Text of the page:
Why does Pip go to stay with his Uncle Pumblechook in Great Expectations?
Pip goes to stay with Uncle Pumblechook before his first visit to Miss Havisham’s house.
Pip has no idea what to expect from Miss Havisham, but he does not like his Uncle Pumblechook. Pumblechook is an arrogant blowhard, and does not treat Pip very well. He agrees with Pip’s sister that Pip is certainly not to be coddled.
Besides being possessed by my sister's idea that a mortifying and penitential character ought to be imparted to my diet,—besides giving me as much crumb as possible in combination with as little butter, and putting such a quantity of warm water into my milk that it would have been more candid to have left the milk out altogether,—his conversation consisted of nothing but arithmetic. (Ch. 8)
Pumblechook constantly asks Pip to calculate math problems because he thinks that it is good for him. He also takes credit for Pip’s excursion to Miss Havisham’s house. She is a rich lady, and he and Pip’s sister think that visiting her house will somehow enrich him.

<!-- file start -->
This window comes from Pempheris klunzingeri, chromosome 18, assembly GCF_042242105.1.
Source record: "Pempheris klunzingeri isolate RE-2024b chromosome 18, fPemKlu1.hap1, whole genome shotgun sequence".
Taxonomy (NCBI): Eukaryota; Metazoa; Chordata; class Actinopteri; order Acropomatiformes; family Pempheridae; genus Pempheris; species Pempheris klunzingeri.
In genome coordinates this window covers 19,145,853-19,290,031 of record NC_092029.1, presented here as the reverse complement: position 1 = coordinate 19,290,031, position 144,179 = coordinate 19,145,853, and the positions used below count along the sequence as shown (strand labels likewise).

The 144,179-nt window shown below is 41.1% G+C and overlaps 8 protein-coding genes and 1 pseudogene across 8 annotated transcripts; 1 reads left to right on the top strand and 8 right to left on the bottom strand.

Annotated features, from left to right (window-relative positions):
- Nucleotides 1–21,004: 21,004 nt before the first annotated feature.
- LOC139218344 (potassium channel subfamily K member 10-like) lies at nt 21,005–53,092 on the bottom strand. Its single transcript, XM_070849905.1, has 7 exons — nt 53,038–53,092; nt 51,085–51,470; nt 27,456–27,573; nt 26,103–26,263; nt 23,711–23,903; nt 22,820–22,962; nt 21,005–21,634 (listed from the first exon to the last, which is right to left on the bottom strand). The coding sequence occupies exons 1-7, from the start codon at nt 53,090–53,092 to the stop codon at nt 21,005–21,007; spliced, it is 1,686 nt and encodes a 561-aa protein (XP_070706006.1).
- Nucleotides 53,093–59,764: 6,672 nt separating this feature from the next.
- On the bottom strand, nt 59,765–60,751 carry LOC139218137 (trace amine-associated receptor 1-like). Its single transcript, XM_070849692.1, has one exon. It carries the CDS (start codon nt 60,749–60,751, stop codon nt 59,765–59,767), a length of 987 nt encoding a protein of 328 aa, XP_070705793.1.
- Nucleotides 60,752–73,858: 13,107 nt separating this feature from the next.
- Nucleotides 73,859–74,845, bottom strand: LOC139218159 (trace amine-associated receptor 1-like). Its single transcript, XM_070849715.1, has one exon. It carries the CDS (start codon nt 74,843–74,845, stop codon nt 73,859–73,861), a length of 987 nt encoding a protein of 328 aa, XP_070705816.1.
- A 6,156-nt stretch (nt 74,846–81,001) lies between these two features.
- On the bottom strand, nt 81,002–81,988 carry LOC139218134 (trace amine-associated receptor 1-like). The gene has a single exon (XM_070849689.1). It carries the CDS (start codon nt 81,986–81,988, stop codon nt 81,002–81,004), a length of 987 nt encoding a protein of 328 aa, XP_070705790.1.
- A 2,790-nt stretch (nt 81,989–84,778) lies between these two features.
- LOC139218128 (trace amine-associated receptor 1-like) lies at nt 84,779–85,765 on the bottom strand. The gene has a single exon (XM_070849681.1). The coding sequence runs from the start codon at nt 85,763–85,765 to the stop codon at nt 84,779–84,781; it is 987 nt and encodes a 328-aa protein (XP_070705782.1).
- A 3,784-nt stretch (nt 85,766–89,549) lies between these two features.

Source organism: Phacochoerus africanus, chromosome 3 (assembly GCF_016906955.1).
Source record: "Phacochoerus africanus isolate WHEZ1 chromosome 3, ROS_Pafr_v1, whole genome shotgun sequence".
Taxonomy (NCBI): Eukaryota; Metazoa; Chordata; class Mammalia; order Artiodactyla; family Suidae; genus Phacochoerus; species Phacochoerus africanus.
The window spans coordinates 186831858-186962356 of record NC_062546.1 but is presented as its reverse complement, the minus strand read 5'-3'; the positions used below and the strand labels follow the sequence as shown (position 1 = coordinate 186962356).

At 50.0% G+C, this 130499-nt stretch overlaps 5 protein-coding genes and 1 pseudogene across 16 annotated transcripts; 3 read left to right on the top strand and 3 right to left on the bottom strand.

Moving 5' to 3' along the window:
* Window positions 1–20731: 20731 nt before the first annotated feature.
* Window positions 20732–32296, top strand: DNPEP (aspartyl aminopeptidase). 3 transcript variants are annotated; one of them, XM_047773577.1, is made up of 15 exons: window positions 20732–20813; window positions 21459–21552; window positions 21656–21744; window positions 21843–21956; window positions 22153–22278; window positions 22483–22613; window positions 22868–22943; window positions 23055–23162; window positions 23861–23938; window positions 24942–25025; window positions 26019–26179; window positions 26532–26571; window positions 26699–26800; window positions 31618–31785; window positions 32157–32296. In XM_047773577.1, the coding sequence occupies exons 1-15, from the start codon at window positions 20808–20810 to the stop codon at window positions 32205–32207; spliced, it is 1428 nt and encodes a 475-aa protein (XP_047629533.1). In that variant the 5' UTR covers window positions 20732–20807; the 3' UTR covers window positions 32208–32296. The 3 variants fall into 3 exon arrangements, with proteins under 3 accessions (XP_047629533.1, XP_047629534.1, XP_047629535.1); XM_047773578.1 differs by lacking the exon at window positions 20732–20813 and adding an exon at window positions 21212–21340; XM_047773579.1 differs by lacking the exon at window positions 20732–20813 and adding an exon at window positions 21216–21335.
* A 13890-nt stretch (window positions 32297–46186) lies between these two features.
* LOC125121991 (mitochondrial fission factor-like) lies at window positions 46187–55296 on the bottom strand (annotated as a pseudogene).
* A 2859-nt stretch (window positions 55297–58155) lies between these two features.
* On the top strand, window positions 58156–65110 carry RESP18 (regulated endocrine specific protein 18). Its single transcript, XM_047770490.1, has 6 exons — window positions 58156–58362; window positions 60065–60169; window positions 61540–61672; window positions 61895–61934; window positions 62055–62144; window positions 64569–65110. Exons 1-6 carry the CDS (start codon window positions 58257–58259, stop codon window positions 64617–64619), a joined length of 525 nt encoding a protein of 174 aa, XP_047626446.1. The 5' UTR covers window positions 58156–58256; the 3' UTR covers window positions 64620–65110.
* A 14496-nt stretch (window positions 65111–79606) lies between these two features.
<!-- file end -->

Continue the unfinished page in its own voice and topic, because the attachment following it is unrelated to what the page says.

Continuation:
For such reasons, I was very glad when ten o'clock came and we started for Miss Havisham's; though I was not at all at my ease regarding the manner in which I should acquit myself under that lady's roof. (Ch. 8)
As if Pip is not already having a bad enough time, Miss Havisham’s house is decidedly creepy and the inhabitants strange. Pumblechook is not allowed to enter, Pip later determines that he never actually knew her. He just pretended that he did.
Pumblechook tries to use Miss Havisham’s wealth to add to his reputation. Actually, the visits to Miss Havisham’s house do seem to enrich Pip. She pays to apprentice him to Joe, and then later comes into a grand inheritance. He thinks it is from her, but it turns out it actually isn’t.
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